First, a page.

Reg Walker writes: From time to time we hope to publish articles from ex HMSO people about their interests, their observations on where they live, and life in general. The first of these contributions is from someone who we hope will become one of our Countryside Correspondents, Nala Shyne. You won’t find him in the Staff List: for security reasons he is working under a pen name (and Osmiroid had been taken). His first submission is as follows;
Notes from the Village
I am happy to report that plans are well in hand for this year’s Village Spring Fayre. It is an event that is close to the heart of all of us in the village as it gives us a chance to invite friends, relatives, and the good folk from other villages and the countryside round about, to join us in welcoming in the Spring. And, of course, to relieve them of as much cash as possible with our various stalls and sideshows.
The Village Council have decided that they wish for something spectacular this year in order for the Village to make its mark and put us on the map. And in view of last year’s dreadful harvest the Grand Vizier; sorry, the Chair of the Village Council, has sent out a decree that no chances should be taken this year. To that end they have decided to invite Edward Woodward to open (or, to put it more accurately, close) the proceedings for us. (Bring own sausages and marshmallows.) If wet, in the Village Hall.
There are to be many stalls, demonstrations (dog obedience, servant obedience, and ploughing a straight furrow after spending all afternoon in the bar), plus sports of various sorts (tug-o-war, five-a-side rugby, and Pro-Am full contact bowls). This will give the men of the Village a chance to show off their athletic prowess. Something which, during the rest of the year, is usually confined to Saturday nights. One of the sports which will make an appearance is “Netting the Serf”. In this an agricultural worker is let loose in a field, given a head start and then tracked by a team of six or seven horse men/women, and when found a net is thrown over him and he is dragged back to the start line. The team that performs the task in the fastest time, and with minimal damage to the serf, are adjudged the winners. (It is a centuries old sport and the serfs enjoy it!) Also, in the morning there will be the traditional May Dances for the ladies; May-Pole dancing in the afternoon for the kiddies; and Pole dancing in the evening for the Dads.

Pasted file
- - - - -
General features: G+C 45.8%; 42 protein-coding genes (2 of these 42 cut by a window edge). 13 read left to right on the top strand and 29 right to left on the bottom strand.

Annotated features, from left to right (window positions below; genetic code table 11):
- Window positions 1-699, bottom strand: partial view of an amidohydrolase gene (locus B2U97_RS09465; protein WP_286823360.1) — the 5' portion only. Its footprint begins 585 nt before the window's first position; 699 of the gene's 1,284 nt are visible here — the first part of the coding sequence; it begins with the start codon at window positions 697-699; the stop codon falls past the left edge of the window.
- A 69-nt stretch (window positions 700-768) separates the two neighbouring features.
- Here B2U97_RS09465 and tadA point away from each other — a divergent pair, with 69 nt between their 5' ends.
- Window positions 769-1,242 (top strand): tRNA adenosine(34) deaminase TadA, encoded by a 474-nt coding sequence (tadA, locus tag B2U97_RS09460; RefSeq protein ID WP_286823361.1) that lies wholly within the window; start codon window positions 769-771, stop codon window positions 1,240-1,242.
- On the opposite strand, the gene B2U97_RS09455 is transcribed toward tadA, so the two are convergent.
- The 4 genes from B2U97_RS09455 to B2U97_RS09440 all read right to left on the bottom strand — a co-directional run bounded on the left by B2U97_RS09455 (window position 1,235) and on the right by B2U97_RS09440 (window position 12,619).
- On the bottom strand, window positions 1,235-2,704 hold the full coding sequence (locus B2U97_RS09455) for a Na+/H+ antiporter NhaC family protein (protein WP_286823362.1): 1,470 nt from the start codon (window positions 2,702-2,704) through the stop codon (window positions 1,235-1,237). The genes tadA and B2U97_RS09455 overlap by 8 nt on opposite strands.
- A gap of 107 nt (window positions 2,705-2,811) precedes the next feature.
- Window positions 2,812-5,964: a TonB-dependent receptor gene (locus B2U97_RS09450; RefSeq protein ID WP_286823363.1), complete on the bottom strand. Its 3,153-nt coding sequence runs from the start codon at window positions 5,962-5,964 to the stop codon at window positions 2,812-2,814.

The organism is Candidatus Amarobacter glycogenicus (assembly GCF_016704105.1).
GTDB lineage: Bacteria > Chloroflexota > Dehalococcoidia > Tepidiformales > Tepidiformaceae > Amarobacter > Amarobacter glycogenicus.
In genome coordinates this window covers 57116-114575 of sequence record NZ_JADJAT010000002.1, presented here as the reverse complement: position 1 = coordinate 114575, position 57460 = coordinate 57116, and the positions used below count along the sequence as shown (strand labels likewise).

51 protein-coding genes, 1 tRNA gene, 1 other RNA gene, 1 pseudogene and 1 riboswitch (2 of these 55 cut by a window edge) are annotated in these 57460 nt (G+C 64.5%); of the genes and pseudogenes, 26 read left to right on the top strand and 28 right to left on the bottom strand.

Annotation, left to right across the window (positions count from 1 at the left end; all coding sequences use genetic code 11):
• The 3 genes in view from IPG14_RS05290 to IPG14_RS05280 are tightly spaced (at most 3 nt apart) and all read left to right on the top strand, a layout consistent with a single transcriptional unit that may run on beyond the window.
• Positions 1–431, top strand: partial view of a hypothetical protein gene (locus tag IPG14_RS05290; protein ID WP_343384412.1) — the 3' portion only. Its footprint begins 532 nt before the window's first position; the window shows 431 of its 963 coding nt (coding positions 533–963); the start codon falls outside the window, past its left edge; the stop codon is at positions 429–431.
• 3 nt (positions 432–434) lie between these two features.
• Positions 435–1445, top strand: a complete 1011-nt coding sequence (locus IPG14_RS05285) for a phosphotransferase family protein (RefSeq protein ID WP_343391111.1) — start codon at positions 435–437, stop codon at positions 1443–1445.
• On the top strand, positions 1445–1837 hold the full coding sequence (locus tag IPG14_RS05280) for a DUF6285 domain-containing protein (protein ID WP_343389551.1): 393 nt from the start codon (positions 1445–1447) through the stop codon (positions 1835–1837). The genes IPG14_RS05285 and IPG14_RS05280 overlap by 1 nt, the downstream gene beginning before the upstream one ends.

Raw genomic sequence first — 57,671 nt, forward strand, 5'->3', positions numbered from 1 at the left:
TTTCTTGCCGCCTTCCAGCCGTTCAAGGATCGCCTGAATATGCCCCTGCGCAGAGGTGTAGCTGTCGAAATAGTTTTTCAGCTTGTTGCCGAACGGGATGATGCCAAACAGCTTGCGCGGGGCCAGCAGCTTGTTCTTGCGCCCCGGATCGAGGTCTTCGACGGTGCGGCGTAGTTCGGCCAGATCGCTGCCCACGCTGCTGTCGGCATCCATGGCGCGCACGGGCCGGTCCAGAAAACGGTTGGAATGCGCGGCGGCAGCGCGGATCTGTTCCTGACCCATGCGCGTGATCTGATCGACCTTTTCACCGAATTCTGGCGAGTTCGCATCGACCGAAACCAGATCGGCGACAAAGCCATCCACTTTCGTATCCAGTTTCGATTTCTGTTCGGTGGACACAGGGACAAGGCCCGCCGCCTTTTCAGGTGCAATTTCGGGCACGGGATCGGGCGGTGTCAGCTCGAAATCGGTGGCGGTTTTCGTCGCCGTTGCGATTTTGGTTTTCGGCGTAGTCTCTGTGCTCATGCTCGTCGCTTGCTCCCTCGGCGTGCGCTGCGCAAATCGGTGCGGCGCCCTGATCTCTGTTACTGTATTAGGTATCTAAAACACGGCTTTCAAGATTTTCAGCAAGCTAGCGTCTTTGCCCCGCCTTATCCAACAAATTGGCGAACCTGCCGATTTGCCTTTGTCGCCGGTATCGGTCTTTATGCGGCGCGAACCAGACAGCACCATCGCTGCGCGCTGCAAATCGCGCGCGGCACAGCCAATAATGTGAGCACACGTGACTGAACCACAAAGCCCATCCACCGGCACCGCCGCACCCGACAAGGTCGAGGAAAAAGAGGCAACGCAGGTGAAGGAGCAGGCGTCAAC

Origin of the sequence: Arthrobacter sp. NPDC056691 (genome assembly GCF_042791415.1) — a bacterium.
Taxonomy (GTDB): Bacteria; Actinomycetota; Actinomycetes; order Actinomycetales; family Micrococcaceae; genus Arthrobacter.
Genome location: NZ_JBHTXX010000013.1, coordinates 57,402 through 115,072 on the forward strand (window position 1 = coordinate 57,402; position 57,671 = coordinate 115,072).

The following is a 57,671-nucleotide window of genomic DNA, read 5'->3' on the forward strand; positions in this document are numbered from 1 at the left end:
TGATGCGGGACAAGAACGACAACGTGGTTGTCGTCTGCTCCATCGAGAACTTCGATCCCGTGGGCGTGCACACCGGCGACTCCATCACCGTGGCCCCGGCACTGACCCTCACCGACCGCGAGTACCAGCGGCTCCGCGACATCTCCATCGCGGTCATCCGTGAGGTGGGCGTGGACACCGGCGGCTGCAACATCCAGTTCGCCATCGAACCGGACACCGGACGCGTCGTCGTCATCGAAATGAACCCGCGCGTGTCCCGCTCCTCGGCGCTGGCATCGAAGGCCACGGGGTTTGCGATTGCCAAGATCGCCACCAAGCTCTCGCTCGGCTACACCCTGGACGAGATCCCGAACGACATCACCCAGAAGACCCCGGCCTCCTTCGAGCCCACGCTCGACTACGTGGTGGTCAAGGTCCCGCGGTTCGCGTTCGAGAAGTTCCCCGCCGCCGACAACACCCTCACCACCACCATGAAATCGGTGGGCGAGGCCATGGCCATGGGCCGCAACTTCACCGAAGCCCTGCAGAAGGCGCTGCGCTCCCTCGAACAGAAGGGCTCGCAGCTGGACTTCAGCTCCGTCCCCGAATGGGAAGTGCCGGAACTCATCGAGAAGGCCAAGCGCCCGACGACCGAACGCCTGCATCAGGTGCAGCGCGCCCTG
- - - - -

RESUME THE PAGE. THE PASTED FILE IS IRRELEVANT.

It has been decided that the Townswomen’s Guild will not be having a stall this year, after the debacle that ensued last year, when they were in charge of the Tombola Stall. They were found to be selling the tickets from three different books, none of which coincided with those on the prizes. As Mrs. Garner said “It was an initiative to make the maximum amount of profit with the minimum amount of outlay” and perhaps should be applauded for that. But, be that as it may, their duties this year will be confined to Security and Crowd Control. However, it has been agreed that members of HMSO will be allowed to attend the festivities once again, as their seven year ban is now at an end. It will be well remembered the ugly events and near riot that ensued after a certain R. Walker and friends, entered a midget glamour model in the Bonniest Baby Competition and won first prize. Since then we have been forced to subject every entrant to a full body strip search. But let’s not open old wounds.
Votes have been invited to help elect a Spring Fayre Queen. The number of people who have indicated that they are interested is just three so far. Valerie Singleton, the Duchess of York, and Julian Clary. The Duchess of York is the front runner at the present time as she has agreed to do the whole thing for three hundred quid and a crate of Newcastle Brown. Every vote counts.
We keep our fingers crossed that the day is fine and dry, and that all those that attend will enjoy themselves. And we look forward to the event with bated breath and great expectation.